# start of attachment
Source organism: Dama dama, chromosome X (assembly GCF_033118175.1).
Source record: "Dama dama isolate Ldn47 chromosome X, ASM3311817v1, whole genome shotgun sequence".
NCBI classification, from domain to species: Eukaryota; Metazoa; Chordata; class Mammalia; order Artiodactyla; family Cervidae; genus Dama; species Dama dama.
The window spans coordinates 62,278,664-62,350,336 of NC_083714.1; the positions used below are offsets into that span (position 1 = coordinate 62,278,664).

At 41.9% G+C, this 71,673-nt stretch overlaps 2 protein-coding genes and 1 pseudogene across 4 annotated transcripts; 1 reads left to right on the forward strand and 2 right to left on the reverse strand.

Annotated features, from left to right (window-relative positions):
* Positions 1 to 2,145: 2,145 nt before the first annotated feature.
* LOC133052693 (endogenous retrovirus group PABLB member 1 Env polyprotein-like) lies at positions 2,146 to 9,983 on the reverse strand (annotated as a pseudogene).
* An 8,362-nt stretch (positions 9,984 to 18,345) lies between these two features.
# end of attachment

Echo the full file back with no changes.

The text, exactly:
Source organism: Dama dama, chromosome X (assembly GCF_033118175.1).
Source record: "Dama dama isolate Ldn47 chromosome X, ASM3311817v1, whole genome shotgun sequence".
NCBI classification, from domain to species: Eukaryota; Metazoa; Chordata; class Mammalia; order Artiodactyla; family Cervidae; genus Dama; species Dama dama.
The window spans coordinates 62,278,664-62,350,336 of NC_083714.1; the positions used below are offsets into that span (position 1 = coordinate 62,278,664).

At 41.9% G+C, this 71,673-nt stretch overlaps 2 protein-coding genes and 1 pseudogene across 4 annotated transcripts; 1 reads left to right on the forward strand and 2 right to left on the reverse strand.

Annotated features, from left to right (window-relative positions):
* Positions 1 to 2,145: 2,145 nt before the first annotated feature.
* LOC133052693 (endogenous retrovirus group PABLB member 1 Env polyprotein-like) lies at positions 2,146 to 9,983 on the reverse strand (annotated as a pseudogene).
* An 8,362-nt stretch (positions 9,984 to 18,345) lies between these two features.